[Politech] ACLU sets up JetBlue FOIA site: Are you in Fed database? [priv]

From: Declan McCullagh (declan@private)
Date: Thu Sep 25 2003 - 15:34:09 PDT

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    Subject: JetBlue FOIA/Privacy Act request Web form
    Date: Wed, 24 Sep 2003 12:01:28 -0400
    From: "Stanley, Jay" <jstanley@private>
    To: <declan@private>
    Politech readers may be interested to learn that we have set up a Web page 
    where anyone who suspects their personal information might have been part 
    of the recent JetBlue privacy breach can to file a FOIA/Privacy Act request 
    to find out what the government may be holding on them.
    Our press release on the page is below.
    Jay Stanley
    Communications Director, Technology and Liberty Program
    American Civil Liberties Union
    Fax 202-546-0738
    Following JetBlue Privacy Breach, ACLU Urges Customers To Find Out If They 
    Are In Government Database
    - New ACLU Web Page Lets Passengers File Requests Under Privacy Act -
    September 24, 2003
    CONTACT: Jay Stanley, ACLU TLP, (202) 715-0818
    NEW YORK- The American Civil Liberties Union today unveiled an online form 
    that lets airline passengers automatically issue an official Privacy Act 
    request for any information that the government may hold about them in 
    connection with the recent transfer of passenger data by the airline JetBlue.
    "We want to empower people to find out for themselves if they have been 
    caught up in this experiment in using average Americans' personal 
    information in a misguided effort to detect terrorists," said Barry 
    Steinhardt, Director of the ACLU's Technology and Liberty Program, which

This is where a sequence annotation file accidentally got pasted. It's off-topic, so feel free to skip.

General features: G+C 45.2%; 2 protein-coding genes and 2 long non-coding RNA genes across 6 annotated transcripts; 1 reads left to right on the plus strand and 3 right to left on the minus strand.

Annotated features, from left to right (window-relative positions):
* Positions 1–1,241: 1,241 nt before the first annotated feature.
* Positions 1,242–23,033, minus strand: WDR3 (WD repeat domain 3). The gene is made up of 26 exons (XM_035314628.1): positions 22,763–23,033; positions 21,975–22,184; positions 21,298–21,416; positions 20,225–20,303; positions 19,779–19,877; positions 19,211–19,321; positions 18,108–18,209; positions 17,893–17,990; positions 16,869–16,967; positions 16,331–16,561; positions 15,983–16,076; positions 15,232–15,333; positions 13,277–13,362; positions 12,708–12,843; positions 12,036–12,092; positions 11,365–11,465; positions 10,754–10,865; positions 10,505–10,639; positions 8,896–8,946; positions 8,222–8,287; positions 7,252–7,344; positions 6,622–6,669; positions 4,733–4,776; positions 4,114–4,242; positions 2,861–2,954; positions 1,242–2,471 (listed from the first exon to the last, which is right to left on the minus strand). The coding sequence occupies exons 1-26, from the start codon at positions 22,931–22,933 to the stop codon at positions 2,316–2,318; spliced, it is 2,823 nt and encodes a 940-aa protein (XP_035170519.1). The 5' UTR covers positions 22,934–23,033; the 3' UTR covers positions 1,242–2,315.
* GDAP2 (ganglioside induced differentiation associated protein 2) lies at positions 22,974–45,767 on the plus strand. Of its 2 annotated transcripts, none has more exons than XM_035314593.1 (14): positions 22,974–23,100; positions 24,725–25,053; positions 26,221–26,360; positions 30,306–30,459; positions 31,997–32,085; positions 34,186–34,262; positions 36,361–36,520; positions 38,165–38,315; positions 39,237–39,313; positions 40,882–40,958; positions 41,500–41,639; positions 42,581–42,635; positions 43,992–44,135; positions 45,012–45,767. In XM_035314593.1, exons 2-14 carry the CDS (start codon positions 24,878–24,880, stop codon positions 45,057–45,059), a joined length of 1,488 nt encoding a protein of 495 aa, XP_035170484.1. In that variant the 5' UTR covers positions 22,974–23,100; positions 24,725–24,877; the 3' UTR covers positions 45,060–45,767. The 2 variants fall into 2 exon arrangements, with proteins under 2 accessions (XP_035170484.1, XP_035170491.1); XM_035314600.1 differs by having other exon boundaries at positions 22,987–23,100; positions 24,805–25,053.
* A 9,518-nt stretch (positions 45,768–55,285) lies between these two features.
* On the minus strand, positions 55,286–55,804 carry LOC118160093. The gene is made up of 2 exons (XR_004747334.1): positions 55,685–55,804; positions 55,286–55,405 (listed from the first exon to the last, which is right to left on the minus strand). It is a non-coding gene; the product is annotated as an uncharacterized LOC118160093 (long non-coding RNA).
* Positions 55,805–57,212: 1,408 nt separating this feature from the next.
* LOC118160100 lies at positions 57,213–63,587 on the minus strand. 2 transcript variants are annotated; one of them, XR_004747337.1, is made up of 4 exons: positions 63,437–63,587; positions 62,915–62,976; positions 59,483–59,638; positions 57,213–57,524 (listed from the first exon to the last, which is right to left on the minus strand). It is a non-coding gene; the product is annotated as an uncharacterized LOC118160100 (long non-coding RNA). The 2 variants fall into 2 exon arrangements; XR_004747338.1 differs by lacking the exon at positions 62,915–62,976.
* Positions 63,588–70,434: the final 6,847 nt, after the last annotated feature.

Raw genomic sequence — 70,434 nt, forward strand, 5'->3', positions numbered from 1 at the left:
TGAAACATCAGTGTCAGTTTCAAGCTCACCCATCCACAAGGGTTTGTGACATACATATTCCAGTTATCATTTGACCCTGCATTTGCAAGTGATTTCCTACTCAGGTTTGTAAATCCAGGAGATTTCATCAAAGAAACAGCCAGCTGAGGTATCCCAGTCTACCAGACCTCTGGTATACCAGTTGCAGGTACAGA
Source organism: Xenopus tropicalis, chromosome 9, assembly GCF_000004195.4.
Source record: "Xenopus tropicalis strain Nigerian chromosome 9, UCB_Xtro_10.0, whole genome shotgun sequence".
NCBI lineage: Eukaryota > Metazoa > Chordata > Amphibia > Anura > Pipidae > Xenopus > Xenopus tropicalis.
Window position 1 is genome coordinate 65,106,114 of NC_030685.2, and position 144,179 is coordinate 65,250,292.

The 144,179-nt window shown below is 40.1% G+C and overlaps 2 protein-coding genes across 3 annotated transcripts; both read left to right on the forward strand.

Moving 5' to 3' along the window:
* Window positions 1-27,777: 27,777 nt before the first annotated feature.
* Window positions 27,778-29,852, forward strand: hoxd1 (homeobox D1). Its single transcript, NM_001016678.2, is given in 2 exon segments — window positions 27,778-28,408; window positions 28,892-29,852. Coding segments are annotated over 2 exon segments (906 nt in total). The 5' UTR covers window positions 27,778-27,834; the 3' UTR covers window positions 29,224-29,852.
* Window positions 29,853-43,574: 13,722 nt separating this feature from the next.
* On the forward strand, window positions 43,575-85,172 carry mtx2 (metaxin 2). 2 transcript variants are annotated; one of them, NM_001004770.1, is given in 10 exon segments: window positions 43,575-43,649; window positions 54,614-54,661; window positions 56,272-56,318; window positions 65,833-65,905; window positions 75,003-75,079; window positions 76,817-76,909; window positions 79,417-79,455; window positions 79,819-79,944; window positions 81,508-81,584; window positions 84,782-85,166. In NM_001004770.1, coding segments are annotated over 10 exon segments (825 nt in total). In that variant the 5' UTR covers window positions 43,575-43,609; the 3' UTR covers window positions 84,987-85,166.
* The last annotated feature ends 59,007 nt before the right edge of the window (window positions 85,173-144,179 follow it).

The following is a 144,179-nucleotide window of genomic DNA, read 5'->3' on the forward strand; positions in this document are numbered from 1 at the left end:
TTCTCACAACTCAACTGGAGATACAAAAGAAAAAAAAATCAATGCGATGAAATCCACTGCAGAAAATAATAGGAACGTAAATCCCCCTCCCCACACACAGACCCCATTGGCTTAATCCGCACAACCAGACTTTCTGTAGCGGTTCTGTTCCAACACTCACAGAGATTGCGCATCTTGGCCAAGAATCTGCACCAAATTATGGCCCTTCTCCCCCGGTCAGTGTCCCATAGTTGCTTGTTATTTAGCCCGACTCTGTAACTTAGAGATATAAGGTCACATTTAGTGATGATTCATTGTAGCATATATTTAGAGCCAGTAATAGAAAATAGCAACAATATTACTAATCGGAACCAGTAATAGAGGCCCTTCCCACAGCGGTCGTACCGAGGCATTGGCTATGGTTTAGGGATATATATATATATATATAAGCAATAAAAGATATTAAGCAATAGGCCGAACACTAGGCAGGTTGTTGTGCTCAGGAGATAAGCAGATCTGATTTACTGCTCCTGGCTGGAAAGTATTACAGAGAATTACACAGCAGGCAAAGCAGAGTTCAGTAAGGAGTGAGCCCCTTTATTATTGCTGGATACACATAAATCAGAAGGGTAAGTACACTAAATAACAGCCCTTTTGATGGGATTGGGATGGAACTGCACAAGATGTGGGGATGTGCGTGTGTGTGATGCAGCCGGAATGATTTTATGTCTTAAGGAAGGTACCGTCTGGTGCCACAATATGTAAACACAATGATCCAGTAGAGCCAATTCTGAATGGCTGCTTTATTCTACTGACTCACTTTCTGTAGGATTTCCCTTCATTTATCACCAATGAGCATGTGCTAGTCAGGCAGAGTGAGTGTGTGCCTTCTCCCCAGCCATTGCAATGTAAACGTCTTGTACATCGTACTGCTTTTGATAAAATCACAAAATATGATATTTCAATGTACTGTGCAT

set up the site. "We believe this page is an unprecedented tool. It lets 
    Americans file official requests without having to hire a lawyer or become 
    an expert in privacy law."
    Creation of the page follows last week's revelation that JetBlue had shared 
    five million passenger records with a subcontractor for the Pentagon, Torch 
    Concepts. The company was then was able to match 40 percent of those 
    records with further personal details - such as income, occupation, and 
    Social Security number - obtained from the data merchant Acxiom.
    The Web page allows individuals who flew with JetBlue before September of 
    2002 (when the airline turned over its data to the government) to generate 
    an official request under the Privacy Act of 1974 and the Freedom of 
    Information Act for any data held about them in connection with JetBlue by 
    the Department of Defense (DoD), the Army, and the Transportation Security 
    Administration (TSA).
    "After I realized that I personally flew JetBlue during the period in 
    question, I decided to file a personal Privacy Act request for my files," 
    said Steinhardt. "Then it occurred to us that people who aren't ACLU 
    lawyers should have an easy way to submit their own requests for their 
    files. So we set up this page so that anyone can exercise their legal right 
    to access files about them being held by the government."
    Steinhardt noted that the ACLU has also filed a Freedom of Information Act 
    request for information about the acquisition, use, and purposes of the 
    JetBlue data. That broader request is separate from individual requests 
    filed using the new Web page. "We intend to get to the bottom of this - who 
    did what with whose data and why," said Steinhardt.
    The Web page is online at: 
    <http://www.aclu.org/Privacy/Privacy.cfm?ID=13688&c=40>. It can also be 
    accessed from www.aclu.org/privacy.
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